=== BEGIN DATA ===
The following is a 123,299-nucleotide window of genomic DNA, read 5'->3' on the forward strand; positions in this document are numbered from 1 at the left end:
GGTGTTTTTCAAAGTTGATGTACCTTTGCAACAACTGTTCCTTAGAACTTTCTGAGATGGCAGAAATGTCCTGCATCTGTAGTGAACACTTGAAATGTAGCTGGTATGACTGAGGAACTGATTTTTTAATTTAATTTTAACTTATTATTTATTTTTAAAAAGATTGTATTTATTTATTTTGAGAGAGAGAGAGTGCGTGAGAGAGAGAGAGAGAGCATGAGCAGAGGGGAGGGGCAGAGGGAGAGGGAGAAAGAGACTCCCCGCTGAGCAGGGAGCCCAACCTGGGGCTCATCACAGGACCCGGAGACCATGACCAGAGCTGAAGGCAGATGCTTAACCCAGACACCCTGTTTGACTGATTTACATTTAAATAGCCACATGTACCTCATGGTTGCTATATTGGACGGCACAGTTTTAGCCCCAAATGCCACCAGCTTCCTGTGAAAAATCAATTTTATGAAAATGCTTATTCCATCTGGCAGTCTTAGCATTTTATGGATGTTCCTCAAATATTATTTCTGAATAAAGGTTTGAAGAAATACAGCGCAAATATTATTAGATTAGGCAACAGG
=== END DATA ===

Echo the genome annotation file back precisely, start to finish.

The following is a 123,299-nucleotide window of genomic DNA, read 5'->3' on the forward strand; positions in this document are numbered from 1 at the left end:
GGTGTTTTTCAAAGTTGATGTACCTTTGCAACAACTGTTCCTTAGAACTTTCTGAGATGGCAGAAATGTCCTGCATCTGTAGTGAACACTTGAAATGTAGCTGGTATGACTGAGGAACTGATTTTTTAATTTAATTTTAACTTATTATTTATTTTTAAAAAGATTGTATTTATTTATTTTGAGAGAGAGAGAGTGCGTGAGAGAGAGAGAGAGAGCATGAGCAGAGGGGAGGGGCAGAGGGAGAGGGAGAAAGAGACTCCCCGCTGAGCAGGGAGCCCAACCTGGGGCTCATCACAGGACCCGGAGACCATGACCAGAGCTGAAGGCAGATGCTTAACCCAGACACCCTGTTTGACTGATTTACATTTAAATAGCCACATGTACCTCATGGTTGCTATATTGGACGGCACAGTTTTAGCCCCAAATGCCACCAGCTTCCTGTGAAAAATCAATTTTATGAAAATGCTTATTCCATCTGGCAGTCTTAGCATTTTATGGATGTTCCTCAAATATTATTTCTGAATAAAGGTTTGAAGAAATACAGCGCAAATATTATTAGATTAGGCAACAGG